During your pediatric inpatient rehabilitation rotations, you serve as the primary physician for children and adolescents admitted to the rehabilitation unit. In addition, you provide consultation and follow-up services for children in the pediatric acute care hospital and assist in decision-making regarding next steps of care.
The Mayo Clinic Children's Hospital is a "hospital within a hospital" near the rehabilitation unit. Pediatric rapid response and code teams as well as consultation services from any of the general or specialty pediatrics teams are readily available for children on the rehabilitation unit.
Primary diagnoses on the rehabilitation unit include:
- Acquired brain injury
- Spinal cord dysfunction
- Multitrauma (Mayo Clinic Hospital, Saint Marys Campus, is a Level 1 Pediatric Trauma Center)
- Cerebral palsy
- Tumors and cancer
You will learn to:
- Identify and manage common medical conditions associated with childhood onset disorders
- Lead rehabilitation team conferences
- Plan and coordinate transitions of care
Procedures during your inpatient months include electromyography (EMG), selective dorsal rhizotomy monitoring, and injections.
General pediatric hospital
During this two-week rotation, you become familiar with general acute pediatric conditions and post-op monitoring warranting hospitalization, as well as pediatric fluid, nutrition, and medication management.
Two-weeks in the NICU allow you to better understand what infants and their families experience at the beginning of life. You become familiar with the risk factors for future disability and manage basic preemie care with ample support. Handling and assisting with the care of a 2-pound premature infant in the neonatal intensive care unit (NICU) provides context for the years to come.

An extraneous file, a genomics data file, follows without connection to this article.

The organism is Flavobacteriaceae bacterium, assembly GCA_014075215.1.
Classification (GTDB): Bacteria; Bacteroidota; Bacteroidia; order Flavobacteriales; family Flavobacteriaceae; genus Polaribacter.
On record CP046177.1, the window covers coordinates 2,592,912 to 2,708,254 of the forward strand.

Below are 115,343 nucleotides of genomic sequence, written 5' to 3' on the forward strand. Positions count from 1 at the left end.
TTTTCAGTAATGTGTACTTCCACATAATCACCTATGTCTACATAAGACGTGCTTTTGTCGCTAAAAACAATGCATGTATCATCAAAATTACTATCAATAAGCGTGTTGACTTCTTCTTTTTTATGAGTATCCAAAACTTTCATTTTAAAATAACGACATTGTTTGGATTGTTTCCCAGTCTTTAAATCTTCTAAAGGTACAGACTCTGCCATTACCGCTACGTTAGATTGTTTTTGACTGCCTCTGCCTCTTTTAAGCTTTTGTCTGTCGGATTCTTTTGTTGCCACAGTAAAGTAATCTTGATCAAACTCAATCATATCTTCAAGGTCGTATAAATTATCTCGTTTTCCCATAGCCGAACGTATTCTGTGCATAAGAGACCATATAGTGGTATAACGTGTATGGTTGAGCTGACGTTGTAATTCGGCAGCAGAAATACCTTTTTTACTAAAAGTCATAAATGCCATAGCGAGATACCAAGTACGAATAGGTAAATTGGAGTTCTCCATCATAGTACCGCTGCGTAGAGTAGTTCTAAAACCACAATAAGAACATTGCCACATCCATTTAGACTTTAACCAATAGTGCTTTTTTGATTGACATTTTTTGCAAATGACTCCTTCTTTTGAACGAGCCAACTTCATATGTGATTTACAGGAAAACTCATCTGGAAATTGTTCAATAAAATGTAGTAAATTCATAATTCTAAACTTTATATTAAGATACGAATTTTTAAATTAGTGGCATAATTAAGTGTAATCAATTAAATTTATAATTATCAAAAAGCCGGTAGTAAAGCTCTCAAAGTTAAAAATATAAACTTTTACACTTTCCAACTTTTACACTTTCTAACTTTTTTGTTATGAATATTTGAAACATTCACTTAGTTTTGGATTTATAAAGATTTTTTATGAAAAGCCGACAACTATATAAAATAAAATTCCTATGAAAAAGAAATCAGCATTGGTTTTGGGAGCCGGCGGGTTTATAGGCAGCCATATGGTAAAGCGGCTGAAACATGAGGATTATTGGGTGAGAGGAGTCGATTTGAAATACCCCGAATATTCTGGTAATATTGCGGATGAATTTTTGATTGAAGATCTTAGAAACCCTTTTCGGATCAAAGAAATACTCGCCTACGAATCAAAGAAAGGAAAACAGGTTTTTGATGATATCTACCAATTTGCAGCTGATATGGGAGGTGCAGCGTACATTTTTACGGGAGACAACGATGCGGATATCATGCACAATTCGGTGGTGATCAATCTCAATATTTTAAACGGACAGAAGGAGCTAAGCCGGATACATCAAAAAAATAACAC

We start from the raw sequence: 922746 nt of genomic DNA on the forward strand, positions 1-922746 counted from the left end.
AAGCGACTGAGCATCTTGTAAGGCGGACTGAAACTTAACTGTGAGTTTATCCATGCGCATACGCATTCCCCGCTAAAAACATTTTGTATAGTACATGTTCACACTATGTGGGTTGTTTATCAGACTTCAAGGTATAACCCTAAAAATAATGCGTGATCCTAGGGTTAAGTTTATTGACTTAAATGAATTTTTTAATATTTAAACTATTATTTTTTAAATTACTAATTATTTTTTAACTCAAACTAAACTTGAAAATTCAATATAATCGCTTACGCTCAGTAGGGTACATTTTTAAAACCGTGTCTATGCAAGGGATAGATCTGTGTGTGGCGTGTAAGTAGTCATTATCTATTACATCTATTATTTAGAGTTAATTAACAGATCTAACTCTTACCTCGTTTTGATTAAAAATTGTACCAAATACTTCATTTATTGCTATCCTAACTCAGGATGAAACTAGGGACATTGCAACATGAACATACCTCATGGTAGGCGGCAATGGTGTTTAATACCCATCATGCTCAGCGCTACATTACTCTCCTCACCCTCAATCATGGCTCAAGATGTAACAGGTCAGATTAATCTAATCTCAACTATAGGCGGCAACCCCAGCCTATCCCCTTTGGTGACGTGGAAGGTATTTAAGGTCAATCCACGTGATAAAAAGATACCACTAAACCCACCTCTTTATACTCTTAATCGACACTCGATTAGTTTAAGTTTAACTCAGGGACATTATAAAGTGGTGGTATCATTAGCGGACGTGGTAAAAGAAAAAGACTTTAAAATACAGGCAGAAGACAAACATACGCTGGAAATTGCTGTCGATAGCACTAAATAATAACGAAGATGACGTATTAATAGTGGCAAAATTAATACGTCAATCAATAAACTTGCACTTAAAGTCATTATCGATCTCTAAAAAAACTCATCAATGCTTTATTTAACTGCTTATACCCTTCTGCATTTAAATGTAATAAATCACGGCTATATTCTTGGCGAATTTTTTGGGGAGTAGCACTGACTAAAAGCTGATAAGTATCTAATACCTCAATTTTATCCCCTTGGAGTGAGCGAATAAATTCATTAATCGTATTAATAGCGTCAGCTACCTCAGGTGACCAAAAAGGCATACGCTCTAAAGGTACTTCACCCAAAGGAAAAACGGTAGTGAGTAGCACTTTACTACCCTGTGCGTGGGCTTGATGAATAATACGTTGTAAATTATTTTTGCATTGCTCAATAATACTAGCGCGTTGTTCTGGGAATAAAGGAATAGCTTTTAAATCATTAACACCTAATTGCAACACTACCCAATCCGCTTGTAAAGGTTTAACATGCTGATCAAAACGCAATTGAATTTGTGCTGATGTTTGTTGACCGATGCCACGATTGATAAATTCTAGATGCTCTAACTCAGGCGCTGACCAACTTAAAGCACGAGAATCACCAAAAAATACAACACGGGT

The two-week Pediatric Intensive Care Unit (PICU) rotation is intended to familiarize you with the identification and management of life-threatening emergencies, respiratory failure management, postoperative care, and airway management. You develop a deeper understanding of disorders of consciousness, end of life and palliative care, transplants, and initial trauma care.
During your one-month pediatric neurology rotation, you evaluate and treat a wide variety of pediatric neurologic presentations and diagnoses such as: genetic syndromes, epilepsy, acquired central nervous system and peripheral neuromuscular dysfunction, movement disorders, developmental delays and regression, and headaches.
During your two-week pediatric rheumatology rotation, you are likely to see individuals with juvenile inflammatory arthritis, systemic lupus erythematosus, seronegative spondyloarthropathies, juvenile dermatomyositis, and noninflammatory causes of musculoskeletal pain.